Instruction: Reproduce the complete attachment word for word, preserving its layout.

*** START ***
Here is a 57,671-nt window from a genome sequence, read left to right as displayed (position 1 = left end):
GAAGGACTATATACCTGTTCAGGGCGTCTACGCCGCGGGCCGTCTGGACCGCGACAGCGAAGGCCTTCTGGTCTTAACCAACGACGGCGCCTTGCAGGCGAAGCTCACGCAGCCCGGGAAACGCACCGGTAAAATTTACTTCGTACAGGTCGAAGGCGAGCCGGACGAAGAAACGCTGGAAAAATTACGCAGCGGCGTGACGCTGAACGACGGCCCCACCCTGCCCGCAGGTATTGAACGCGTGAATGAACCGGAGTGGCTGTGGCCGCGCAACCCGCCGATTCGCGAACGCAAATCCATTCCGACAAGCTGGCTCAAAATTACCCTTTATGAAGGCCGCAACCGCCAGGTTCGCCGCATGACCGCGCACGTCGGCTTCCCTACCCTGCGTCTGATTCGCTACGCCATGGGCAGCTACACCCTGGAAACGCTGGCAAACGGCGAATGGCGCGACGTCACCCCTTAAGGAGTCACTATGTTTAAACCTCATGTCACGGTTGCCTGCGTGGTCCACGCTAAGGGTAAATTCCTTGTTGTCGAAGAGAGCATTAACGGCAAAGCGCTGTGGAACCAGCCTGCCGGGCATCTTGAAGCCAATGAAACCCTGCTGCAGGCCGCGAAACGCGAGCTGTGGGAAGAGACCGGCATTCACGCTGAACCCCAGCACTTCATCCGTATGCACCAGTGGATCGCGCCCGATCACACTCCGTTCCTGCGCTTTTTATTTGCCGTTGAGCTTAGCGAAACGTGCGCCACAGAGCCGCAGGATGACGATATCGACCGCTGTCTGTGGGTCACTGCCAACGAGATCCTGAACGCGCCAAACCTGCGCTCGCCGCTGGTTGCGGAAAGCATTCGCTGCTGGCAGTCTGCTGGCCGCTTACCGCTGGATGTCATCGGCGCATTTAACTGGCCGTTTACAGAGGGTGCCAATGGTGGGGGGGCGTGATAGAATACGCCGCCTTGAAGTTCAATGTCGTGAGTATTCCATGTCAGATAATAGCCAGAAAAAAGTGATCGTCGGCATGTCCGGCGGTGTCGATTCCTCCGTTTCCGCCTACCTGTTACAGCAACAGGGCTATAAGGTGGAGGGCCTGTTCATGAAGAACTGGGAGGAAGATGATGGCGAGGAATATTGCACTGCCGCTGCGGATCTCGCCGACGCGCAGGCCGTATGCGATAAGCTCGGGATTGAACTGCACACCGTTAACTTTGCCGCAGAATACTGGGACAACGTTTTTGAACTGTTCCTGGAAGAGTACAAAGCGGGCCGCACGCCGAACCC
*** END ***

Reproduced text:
Here is a 57,671-nt window from a genome sequence, read left to right as displayed (position 1 = left end):
GAAGGACTATATACCTGTTCAGGGCGTCTACGCCGCGGGCCGTCTGGACCGCGACAGCGAAGGCCTTCTGGTCTTAACCAACGACGGCGCCTTGCAGGCGAAGCTCACGCAGCCCGGGAAACGCACCGGTAAAATTTACTTCGTACAGGTCGAAGGCGAGCCGGACGAAGAAACGCTGGAAAAATTACGCAGCGGCGTGACGCTGAACGACGGCCCCACCCTGCCCGCAGGTATTGAACGCGTGAATGAACCGGAGTGGCTGTGGCCGCGCAACCCGCCGATTCGCGAACGCAAATCCATTCCGACAAGCTGGCTCAAAATTACCCTTTATGAAGGCCGCAACCGCCAGGTTCGCCGCATGACCGCGCACGTCGGCTTCCCTACCCTGCGTCTGATTCGCTACGCCATGGGCAGCTACACCCTGGAAACGCTGGCAAACGGCGAATGGCGCGACGTCACCCCTTAAGGAGTCACTATGTTTAAACCTCATGTCACGGTTGCCTGCGTGGTCCACGCTAAGGGTAAATTCCTTGTTGTCGAAGAGAGCATTAACGGCAAAGCGCTGTGGAACCAGCCTGCCGGGCATCTTGAAGCCAATGAAACCCTGCTGCAGGCCGCGAAACGCGAGCTGTGGGAAGAGACCGGCATTCACGCTGAACCCCAGCACTTCATCCGTATGCACCAGTGGATCGCGCCCGATCACACTCCGTTCCTGCGCTTTTTATTTGCCGTTGAGCTTAGCGAAACGTGCGCCACAGAGCCGCAGGATGACGATATCGACCGCTGTCTGTGGGTCACTGCCAACGAGATCCTGAACGCGCCAAACCTGCGCTCGCCGCTGGTTGCGGAAAGCATTCGCTGCTGGCAGTCTGCTGGCCGCTTACCGCTGGATGTCATCGGCGCATTTAACTGGCCGTTTACAGAGGGTGCCAATGGTGGGGGGGCGTGATAGAATACGCCGCCTTGAAGTTCAATGTCGTGAGTATTCCATGTCAGATAATAGCCAGAAAAAAGTGATCGTCGGCATGTCCGGCGGTGTCGATTCCTCCGTTTCCGCCTACCTGTTACAGCAACAGGGCTATAAGGTGGAGGGCCTGTTCATGAAGAACTGGGAGGAAGATGATGGCGAGGAATATTGCACTGCCGCTGCGGATCTCGCCGACGCGCAGGCCGTATGCGATAAGCTCGGGATTGAACTGCACACCGTTAACTTTGCCGCAGAATACTGGGACAACGTTTTTGAACTGTTCCTGGAAGAGTACAAAGCGGGCCGCACGCCGAACCC